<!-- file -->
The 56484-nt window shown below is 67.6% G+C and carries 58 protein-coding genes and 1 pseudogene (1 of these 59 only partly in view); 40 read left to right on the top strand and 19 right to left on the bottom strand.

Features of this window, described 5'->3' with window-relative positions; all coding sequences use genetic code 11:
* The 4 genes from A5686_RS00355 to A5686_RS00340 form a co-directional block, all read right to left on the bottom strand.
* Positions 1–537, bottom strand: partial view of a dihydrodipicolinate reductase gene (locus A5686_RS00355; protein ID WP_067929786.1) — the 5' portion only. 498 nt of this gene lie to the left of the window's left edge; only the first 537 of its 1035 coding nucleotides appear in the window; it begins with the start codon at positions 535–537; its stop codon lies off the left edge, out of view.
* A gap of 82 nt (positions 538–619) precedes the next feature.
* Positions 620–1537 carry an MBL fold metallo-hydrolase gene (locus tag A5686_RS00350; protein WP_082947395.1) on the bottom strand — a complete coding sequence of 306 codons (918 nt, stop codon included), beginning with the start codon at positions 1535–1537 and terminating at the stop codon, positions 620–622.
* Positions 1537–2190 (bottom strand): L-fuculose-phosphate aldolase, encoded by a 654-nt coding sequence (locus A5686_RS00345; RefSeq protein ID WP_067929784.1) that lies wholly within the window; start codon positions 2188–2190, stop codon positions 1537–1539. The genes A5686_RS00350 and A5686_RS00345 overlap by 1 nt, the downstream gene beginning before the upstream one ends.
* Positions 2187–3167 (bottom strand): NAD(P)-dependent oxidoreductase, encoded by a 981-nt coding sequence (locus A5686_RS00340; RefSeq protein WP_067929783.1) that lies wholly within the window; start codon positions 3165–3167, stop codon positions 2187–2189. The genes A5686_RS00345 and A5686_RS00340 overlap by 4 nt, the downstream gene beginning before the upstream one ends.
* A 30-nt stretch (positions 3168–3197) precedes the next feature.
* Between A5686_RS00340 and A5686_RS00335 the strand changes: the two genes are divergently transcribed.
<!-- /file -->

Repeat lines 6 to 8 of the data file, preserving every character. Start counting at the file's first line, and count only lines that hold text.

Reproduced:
* Positions 620–1537 carry an MBL fold metallo-hydrolase gene (locus tag A5686_RS00350; protein WP_082947395.1) on the bottom strand — a complete coding sequence of 306 codons (918 nt, stop codon included), beginning with the start codon at positions 1535–1537 and terminating at the stop codon, positions 620–622.
* Positions 1537–2190 (bottom strand): L-fuculose-phosphate aldolase, encoded by a 654-nt coding sequence (locus A5686_RS00345; RefSeq protein ID WP_067929784.1) that lies wholly within the window; start codon positions 2188–2190, stop codon positions 1537–1539. The genes A5686_RS00350 and A5686_RS00345 overlap by 1 nt, the downstream gene beginning before the upstream one ends.
* Positions 2187–3167 (bottom strand): NAD(P)-dependent oxidoreductase, encoded by a 981-nt coding sequence (locus A5686_RS00340; RefSeq protein WP_067929783.1) that lies wholly within the window; start codon positions 3165–3167, stop codon positions 2187–2189. The genes A5686_RS00345 and A5686_RS00340 overlap by 4 nt, the downstream gene beginning before the upstream one ends.